Japanese glass bottle manufacturer Toyo Glass has been chosen by the New Energy and Industrial Technology Development Organization (NEDO) to participate in its 2024 Regional Hydrogen Utilization Technology Development project.

The focus of Toyo’s involvement is the development of a glass-melting furnace equipped with an on-site hydrogen production facility.

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This marks Toyo’s second NEDO project related to hydrogen utilisation, following its 2023 selection for research on oxygen-hydrogen combustion as a heat source for glass production.

The project addresses the significant challenge of decarbonising glass production.

Traditional glass-melting furnaces reportedly rely heavily on fossil fuels.

Toyo’s solution involves transitioning to hydrogen fuel, a cleaner alternative.

However, a major hurdle in adopting hydrogen is establishing a reliable supply system.

To address this, Toyo proposes an on-site hydrogen production facility utilising water electrolysis. This process separates water molecules into hydrogen and oxygen using electricity.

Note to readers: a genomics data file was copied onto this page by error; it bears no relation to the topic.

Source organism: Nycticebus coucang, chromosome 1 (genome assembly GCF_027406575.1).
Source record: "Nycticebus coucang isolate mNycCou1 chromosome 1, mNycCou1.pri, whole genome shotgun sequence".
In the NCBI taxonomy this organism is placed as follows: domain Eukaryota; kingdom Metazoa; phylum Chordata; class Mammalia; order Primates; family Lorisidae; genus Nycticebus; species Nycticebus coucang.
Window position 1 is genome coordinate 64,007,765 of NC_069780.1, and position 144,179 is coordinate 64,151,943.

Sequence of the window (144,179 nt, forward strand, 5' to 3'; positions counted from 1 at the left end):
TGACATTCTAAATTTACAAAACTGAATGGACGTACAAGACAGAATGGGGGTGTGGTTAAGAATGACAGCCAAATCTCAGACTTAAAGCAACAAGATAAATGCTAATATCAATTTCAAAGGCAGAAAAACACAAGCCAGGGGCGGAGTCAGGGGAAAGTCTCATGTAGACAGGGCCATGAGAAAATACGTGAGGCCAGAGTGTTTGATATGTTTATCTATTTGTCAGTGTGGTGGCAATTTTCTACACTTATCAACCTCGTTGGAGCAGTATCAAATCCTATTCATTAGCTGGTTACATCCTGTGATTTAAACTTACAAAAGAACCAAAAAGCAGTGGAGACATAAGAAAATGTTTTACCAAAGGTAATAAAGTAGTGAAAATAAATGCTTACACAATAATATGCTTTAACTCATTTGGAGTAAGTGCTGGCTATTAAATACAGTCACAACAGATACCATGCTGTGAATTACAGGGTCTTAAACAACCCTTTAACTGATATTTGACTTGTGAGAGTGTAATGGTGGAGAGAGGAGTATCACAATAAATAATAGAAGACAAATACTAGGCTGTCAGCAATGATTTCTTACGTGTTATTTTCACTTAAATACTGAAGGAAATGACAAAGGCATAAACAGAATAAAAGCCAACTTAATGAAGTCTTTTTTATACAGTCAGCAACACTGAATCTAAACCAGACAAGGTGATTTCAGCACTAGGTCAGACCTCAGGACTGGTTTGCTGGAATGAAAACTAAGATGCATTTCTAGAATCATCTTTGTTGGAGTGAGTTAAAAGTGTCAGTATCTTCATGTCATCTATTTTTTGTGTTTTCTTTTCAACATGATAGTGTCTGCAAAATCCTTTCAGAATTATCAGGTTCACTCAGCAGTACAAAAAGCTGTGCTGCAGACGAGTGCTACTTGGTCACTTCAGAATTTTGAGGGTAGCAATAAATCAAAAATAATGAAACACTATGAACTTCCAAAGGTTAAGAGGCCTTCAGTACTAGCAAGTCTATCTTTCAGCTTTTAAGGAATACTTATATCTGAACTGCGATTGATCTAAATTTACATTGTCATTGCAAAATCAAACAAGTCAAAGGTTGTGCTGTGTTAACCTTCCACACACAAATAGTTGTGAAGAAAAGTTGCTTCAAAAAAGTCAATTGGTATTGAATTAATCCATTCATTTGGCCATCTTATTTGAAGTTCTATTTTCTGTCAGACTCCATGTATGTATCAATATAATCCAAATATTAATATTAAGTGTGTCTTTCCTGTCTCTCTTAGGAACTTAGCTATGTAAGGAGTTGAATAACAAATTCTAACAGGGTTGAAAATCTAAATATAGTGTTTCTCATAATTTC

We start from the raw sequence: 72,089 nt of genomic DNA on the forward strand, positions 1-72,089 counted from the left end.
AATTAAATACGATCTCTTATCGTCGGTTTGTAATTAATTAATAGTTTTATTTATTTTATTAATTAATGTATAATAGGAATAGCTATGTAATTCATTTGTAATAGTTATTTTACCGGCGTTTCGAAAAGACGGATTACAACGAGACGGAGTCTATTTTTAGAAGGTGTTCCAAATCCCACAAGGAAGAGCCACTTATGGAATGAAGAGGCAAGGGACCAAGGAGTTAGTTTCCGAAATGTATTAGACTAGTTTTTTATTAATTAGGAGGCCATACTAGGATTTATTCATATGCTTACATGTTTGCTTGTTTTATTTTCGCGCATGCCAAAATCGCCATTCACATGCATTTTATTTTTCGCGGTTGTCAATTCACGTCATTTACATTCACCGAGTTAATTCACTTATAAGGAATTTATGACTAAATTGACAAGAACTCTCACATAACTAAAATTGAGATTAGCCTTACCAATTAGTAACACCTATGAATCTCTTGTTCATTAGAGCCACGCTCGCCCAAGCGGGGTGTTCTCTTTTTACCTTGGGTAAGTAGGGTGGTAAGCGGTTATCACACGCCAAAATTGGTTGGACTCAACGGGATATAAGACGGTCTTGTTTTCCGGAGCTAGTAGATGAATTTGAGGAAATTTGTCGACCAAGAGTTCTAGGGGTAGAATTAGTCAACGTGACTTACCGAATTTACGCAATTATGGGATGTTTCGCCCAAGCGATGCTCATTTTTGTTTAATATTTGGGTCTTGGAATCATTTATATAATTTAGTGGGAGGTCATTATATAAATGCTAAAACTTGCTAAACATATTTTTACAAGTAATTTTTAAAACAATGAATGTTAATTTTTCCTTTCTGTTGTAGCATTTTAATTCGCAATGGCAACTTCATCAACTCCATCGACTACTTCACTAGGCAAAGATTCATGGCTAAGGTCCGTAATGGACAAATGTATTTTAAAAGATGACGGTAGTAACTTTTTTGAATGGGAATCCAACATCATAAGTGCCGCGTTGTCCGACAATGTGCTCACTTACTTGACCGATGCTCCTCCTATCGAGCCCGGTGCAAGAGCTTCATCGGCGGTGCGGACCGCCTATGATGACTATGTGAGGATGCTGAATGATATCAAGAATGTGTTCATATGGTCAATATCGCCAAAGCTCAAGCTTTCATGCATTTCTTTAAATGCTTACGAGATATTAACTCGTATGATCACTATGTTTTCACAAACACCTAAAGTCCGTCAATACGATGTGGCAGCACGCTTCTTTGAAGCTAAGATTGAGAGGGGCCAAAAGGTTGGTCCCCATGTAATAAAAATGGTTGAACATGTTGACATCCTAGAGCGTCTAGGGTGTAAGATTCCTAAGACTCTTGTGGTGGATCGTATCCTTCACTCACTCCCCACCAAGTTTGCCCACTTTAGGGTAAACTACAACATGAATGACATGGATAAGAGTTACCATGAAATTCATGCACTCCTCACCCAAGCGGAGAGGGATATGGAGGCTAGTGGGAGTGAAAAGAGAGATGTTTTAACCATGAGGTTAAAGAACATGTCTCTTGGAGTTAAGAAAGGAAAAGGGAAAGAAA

By generating hydrogen on demand, Toyo eliminates the need for large-scale storage tanks and the associated safety concerns of managing high-pressure liquefied hydrogen.

Moreover, the new glass furnaces only require moderate-pressure hydrogen for combustion, further simplifying implementation.

The project will begin by creating a small-scale model of the facility. 

The end goal is to develop technology that can be integrated into full-scale glass-melting furnaces. 

As a leader in the glass bottle industry, Toyo Glass says it is committed to minimising its environmental impact while maintaining the production of high-quality glass bottles. 

This project represents a significant step towards achieving a more sustainable future for glass manufacturing.

The benefits of on-site hydrogen production include:

  • Eliminates reliance on external hydrogen suppliers and large storage facilities.
  • Reduces the safety risks associated with high-pressure liquefied hydrogen.
  • Uses readily available water and electricity sources for hydrogen generation.
  • Potential for regionally self-sufficient hydrogen energy systems if renewable energy sources are used for the electrolysis process.